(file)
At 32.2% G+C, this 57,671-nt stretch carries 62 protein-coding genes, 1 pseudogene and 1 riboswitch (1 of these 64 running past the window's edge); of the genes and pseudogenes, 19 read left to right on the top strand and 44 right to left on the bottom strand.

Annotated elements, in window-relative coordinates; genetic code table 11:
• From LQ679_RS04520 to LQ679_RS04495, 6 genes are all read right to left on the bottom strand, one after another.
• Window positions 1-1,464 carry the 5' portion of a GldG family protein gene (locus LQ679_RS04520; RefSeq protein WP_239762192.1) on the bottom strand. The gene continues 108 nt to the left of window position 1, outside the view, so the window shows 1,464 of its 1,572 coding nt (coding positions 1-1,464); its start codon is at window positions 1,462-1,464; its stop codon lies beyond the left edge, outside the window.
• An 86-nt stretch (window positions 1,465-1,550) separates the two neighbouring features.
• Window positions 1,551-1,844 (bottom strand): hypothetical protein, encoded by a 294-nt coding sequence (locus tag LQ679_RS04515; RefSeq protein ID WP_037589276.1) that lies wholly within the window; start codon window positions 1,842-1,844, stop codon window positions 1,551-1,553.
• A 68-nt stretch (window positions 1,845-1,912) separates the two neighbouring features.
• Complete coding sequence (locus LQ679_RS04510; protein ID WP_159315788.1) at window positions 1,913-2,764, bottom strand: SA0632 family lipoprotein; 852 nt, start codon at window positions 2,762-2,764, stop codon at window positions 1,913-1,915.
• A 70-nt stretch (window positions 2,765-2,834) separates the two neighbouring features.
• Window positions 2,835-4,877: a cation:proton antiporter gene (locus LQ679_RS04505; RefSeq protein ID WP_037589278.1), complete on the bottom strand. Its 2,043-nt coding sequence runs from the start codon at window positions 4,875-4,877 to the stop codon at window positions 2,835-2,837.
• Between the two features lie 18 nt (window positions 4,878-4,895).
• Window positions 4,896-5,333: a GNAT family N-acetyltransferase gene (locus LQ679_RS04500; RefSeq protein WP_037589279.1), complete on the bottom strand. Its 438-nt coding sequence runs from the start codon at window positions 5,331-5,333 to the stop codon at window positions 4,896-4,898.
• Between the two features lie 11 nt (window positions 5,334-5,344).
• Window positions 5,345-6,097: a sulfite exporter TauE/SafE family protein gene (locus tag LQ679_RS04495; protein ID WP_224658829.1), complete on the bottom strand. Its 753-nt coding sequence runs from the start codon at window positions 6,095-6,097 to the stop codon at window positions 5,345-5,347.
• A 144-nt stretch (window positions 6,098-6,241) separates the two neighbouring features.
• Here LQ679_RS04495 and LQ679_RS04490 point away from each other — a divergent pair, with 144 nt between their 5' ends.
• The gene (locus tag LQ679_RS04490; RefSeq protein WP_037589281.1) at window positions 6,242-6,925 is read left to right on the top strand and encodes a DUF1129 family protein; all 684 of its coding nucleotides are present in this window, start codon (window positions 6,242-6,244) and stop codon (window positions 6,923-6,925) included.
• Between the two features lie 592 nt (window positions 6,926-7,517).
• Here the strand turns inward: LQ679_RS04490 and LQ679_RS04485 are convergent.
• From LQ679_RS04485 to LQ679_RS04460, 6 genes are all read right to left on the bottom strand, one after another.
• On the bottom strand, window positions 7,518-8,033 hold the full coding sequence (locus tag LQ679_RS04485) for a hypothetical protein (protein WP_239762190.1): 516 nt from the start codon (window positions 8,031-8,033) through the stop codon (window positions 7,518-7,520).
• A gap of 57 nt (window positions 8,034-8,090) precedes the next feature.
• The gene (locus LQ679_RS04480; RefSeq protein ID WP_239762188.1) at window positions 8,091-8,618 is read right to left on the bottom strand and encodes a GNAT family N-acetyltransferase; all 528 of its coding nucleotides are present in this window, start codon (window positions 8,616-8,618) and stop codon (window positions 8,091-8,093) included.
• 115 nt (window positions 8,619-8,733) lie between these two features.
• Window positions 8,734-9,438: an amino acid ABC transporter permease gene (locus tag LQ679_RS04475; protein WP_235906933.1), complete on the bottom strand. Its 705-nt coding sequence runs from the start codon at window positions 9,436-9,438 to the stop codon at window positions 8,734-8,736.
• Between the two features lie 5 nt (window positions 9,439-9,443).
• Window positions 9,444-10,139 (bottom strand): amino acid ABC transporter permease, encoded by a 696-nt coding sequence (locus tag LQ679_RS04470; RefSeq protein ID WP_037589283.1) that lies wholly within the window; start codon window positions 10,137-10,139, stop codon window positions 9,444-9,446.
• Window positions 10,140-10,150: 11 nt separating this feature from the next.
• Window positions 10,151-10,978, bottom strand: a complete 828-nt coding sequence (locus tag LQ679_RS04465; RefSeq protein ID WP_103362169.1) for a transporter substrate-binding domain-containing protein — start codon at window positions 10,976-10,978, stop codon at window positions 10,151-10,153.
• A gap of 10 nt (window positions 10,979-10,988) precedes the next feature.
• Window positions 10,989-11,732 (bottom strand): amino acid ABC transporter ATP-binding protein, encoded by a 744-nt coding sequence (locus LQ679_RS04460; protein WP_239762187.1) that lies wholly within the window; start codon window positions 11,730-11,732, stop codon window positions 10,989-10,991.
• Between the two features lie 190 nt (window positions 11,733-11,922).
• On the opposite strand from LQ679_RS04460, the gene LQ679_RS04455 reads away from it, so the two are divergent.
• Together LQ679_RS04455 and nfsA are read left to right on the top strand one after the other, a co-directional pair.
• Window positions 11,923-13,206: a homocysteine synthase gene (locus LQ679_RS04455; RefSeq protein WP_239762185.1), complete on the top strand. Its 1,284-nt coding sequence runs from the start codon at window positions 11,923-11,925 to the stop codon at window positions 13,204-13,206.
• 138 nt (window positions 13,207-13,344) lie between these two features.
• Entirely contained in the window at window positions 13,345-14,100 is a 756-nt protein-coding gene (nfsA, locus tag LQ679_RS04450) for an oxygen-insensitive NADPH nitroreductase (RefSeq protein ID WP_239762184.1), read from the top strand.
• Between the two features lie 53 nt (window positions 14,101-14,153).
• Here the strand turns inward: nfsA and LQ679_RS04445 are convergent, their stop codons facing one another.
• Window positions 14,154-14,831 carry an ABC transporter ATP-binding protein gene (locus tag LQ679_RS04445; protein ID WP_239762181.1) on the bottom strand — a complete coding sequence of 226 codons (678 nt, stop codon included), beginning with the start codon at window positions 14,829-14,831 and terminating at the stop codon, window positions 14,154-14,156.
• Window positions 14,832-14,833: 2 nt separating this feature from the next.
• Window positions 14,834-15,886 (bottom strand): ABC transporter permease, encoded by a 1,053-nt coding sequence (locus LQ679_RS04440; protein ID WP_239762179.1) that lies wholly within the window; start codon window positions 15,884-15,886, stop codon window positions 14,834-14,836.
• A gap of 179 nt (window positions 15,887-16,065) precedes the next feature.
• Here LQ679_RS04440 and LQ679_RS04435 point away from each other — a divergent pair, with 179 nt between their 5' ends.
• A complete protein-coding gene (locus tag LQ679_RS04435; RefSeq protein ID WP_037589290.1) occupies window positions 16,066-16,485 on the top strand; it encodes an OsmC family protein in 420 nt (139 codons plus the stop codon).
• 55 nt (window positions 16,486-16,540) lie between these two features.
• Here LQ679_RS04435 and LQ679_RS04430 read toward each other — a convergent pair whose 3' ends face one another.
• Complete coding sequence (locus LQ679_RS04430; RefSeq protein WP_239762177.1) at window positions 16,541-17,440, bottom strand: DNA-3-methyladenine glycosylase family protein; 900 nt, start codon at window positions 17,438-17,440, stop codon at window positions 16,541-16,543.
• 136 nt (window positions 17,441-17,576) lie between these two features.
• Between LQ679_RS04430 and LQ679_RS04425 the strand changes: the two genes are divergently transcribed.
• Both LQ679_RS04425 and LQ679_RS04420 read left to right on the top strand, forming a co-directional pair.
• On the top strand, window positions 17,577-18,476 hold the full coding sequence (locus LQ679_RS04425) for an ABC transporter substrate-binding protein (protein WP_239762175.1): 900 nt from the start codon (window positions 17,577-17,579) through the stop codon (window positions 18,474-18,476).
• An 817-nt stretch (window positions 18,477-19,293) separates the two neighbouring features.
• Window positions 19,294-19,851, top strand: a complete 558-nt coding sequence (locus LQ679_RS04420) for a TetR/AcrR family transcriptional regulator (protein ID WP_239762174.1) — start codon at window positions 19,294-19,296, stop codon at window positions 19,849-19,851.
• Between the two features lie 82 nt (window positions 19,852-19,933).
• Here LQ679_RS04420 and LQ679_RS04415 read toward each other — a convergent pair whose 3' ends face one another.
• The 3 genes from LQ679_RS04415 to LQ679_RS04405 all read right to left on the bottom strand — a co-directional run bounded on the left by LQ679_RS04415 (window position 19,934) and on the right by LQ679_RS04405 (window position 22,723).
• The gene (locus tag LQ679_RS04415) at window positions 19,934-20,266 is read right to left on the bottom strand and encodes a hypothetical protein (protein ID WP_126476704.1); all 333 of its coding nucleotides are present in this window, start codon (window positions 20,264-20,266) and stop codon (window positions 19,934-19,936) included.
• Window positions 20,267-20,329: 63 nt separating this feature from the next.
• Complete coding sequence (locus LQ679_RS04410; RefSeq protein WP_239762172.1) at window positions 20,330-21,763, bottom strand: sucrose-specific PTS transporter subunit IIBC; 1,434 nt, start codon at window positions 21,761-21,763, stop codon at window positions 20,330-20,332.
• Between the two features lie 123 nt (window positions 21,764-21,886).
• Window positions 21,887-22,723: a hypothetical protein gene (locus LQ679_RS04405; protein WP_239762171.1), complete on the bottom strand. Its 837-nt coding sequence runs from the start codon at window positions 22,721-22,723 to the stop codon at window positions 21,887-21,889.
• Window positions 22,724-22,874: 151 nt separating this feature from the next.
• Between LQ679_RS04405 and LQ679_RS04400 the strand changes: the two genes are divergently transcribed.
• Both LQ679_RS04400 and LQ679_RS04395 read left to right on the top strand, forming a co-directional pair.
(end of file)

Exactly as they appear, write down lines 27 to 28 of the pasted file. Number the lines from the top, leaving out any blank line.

• Window positions 9,444-10,139 (bottom strand): amino acid ABC transporter permease, encoded by a 696-nt coding sequence (locus tag LQ679_RS04470; RefSeq protein ID WP_037589283.1) that lies wholly within the window; start codon window positions 10,137-10,139, stop codon window positions 9,444-9,446.
• Window positions 10,140-10,150: 11 nt separating this feature from the next.